Fijian Pearl’s sacrifice to become a Star

The challenges of a full-time mum are replaced by the challenges of a full-time athlete for Kelera Nawai-Caucau at the Stars this season. But the Fijian Pearl is facing a tough decision on her netball future.

Kelera Nawai-Caucau misses her five-year-old son, Josua Tuisova, dearly, while he spends a few months with extended family in Fiji. 

But for the 25-year-old defender, it’s a chance to focus fully on netball for the first time in her netball career. 

Nawai-Caucau signed for the Stars in the ANZ Premiership this year, and made the move from Christchurch to Auckland for the season. And she’s become one of the side’s key players, leading from the back.

“It’s going great. I’m loving it at the moment – no kids, no husband,” she jokes. 

Born and raised in Fiji, Nawai-Caucau moved to Christchurch in 2014, on a scholarship at St Andrew’s College. 

She played in Christchurch for several years, including for the Mainland National Netball League team and as a training partner for the Tactix in 2017. She then returned to Fiji and played for her country at the 2019 Netball World Cup. The Fijian Pearls finished 14th. 

Now she has to make the difficult decision whether she puts her hand up to play for the Pearls again at this year’s World Cup in Cape Town.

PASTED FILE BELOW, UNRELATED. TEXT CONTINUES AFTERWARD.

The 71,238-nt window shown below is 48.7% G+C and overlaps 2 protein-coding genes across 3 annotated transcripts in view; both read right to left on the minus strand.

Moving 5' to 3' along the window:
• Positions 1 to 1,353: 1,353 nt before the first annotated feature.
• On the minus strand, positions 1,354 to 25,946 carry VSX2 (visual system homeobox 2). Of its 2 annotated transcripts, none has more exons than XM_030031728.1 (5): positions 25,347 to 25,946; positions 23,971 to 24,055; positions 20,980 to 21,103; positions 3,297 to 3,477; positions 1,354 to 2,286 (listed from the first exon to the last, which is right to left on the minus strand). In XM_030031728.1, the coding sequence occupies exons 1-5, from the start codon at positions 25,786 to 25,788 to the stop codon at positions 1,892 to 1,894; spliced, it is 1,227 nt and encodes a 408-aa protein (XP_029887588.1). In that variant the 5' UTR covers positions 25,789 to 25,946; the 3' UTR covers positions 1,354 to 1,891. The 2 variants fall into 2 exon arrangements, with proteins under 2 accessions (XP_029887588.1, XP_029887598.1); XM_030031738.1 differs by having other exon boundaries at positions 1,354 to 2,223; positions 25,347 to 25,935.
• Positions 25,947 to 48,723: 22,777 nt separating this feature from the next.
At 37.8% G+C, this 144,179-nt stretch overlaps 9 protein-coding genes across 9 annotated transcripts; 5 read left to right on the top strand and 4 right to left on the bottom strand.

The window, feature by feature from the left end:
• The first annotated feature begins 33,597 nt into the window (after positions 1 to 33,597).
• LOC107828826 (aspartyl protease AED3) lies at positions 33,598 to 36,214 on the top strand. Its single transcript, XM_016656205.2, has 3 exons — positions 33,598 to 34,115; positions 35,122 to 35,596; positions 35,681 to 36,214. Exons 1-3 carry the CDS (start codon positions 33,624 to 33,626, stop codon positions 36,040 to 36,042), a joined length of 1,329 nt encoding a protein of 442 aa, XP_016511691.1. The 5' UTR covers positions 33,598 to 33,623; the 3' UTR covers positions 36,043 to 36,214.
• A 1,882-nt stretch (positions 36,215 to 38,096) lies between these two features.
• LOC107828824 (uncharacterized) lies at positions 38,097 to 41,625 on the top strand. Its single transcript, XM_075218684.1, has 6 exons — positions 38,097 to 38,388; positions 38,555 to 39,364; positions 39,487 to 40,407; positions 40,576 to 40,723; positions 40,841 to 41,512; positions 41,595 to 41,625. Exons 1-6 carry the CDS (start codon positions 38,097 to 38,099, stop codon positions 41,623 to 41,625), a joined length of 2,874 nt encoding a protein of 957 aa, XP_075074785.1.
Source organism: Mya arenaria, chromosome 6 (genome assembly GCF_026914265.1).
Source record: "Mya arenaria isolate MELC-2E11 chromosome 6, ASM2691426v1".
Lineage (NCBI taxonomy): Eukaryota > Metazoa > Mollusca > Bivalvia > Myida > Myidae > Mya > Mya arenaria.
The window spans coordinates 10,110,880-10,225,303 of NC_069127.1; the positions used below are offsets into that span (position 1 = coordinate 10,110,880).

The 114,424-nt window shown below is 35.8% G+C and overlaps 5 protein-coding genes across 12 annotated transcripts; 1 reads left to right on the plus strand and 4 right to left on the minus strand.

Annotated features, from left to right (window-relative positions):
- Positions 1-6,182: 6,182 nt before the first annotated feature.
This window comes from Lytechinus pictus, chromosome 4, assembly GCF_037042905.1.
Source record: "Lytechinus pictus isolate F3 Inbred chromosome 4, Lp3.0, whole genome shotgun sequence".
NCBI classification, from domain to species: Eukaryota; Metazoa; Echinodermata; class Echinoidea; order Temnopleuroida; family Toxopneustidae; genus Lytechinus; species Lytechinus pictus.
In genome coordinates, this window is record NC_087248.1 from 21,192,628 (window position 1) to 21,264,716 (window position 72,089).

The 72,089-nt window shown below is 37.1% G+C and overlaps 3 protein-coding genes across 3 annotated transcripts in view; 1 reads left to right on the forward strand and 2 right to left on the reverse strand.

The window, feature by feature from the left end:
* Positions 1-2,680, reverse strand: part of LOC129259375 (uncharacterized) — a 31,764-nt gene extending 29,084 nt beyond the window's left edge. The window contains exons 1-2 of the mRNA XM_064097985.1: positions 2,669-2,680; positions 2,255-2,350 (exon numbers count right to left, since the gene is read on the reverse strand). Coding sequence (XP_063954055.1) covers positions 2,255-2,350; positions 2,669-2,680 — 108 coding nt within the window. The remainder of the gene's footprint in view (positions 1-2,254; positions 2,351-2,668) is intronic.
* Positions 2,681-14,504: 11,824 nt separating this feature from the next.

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Nawai-Caucau was contracted as an import player for the Pulse in the 2021 ANZ Premiership, and last season, she played at home for the Tactix.

Living in Methven, she would wake up early in the morning, drop her son at school and then head to practice with the Tactix. 

“It was kind of tough for me because I was with my son, who was four back then. Before most trainings I had to drop him off and the school didn’t open till 8am so I had to wait around,” Nawai-Caucau explains. 

“Sometimes I’d be half an hour to an hour late to trainings, which is kind of tough for the girls cause it’s not fair.” 

With Jane Watson out with pregnancy, Kelera Nawai-Caucau had a lot of court time for the Tactix last season. Photo: Getty Images

With husband, Nete, busy with work in Methven, Nawai-Caucau decided to send her son to Fiji a month before the netball season started with the Stars this year. 

He’s looked after by family – Nawai-Caucau’s mum and three older siblings are in Fiji. She she misses them a lot.